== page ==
The first dinosaurs appeared on the stage of the Earth's history 230 million years ago. Our knowledge of them stems primarily from bone and fossil finds, used by scientists since the mid-19th century to reconstruct their shape. In contrast to popular opinion, which associates dinosaurs principally with the dragons and mythical beasts of fairy tales, we now know that this species was distinguished by an enormous generic variety. The smallest member of this animal family was scarcely bigger than a chick; the largest representative weighed the equivalent of ten elephants.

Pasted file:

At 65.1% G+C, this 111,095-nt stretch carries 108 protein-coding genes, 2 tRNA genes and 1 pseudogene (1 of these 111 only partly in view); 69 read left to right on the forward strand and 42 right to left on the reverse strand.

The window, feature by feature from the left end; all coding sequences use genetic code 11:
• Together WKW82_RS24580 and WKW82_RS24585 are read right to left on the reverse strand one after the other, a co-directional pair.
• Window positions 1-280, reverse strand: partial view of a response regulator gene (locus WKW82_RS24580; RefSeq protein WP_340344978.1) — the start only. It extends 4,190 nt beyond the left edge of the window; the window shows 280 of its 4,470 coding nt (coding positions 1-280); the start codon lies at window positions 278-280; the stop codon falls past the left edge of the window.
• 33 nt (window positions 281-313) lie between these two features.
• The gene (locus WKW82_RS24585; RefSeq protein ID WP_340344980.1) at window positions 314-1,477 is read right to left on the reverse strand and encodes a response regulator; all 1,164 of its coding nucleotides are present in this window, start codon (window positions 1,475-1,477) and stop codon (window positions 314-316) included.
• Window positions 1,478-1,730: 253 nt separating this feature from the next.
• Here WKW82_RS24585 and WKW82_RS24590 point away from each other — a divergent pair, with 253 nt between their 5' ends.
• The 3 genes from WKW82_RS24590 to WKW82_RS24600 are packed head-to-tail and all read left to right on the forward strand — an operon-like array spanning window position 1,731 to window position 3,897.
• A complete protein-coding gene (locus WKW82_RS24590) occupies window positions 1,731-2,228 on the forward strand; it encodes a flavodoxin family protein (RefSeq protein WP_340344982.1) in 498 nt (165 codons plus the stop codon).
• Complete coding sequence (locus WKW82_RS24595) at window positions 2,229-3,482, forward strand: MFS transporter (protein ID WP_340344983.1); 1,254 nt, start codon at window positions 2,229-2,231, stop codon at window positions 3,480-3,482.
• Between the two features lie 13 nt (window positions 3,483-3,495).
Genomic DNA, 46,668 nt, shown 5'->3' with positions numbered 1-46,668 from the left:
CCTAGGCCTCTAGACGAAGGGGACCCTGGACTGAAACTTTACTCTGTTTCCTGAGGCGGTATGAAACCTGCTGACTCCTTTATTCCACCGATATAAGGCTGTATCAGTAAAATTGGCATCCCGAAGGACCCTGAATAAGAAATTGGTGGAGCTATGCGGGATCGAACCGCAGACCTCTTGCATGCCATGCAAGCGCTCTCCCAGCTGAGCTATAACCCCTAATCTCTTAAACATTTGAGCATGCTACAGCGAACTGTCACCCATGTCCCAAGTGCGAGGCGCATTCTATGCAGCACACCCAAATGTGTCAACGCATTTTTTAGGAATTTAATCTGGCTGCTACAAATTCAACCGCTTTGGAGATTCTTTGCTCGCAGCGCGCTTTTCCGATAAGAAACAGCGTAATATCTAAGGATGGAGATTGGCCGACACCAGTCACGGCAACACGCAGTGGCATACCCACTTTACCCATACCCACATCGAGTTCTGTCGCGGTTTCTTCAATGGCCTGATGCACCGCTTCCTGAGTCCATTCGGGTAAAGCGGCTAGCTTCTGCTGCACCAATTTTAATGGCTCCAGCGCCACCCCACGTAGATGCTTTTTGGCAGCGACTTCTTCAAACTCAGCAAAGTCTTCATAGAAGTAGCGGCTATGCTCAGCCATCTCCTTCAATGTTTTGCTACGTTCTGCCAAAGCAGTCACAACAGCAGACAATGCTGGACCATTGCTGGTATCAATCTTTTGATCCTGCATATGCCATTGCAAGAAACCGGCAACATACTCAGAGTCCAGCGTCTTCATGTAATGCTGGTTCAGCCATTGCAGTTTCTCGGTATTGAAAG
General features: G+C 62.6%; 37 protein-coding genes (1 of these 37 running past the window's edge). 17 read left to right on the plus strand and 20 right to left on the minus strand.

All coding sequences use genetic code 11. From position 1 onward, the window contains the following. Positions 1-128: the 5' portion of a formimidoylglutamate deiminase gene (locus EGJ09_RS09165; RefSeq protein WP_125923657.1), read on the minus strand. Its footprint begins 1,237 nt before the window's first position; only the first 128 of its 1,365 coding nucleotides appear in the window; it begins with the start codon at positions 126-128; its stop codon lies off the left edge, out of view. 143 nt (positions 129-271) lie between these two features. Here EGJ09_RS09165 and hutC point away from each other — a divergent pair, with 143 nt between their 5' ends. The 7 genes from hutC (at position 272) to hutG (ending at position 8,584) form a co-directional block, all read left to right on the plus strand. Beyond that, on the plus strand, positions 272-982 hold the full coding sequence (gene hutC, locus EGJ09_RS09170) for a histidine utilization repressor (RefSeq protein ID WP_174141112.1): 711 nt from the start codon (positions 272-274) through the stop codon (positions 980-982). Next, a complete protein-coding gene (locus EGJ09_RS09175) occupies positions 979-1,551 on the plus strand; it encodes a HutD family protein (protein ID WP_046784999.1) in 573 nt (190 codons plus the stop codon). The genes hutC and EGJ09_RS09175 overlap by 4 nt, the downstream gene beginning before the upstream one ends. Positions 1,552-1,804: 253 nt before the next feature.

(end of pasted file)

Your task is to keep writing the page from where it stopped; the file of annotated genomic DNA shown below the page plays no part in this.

Yet it is precisely the largest specimens which one should imagine as peace-loving herbivores, spending the entire day eating so as to still their voracious appetite. Moreover, their dimensions were such as to make it hardly praticable for them to go in search of prey. They were far too slow to engage in hunting. "Dinosaurius" - which means something like " terrifyng lizard" - would thus appear to refer more to their size than to any danger they might have constituted. What can be said today with certainty is that these monstrous creatures died out some 65 million years ago. However, the reason behind the dinosaurs' extinction - dramatic climatic variation, or a change in the plant world serving the creatures as their source of food - will in all like-lihood remain for ever unresolved.



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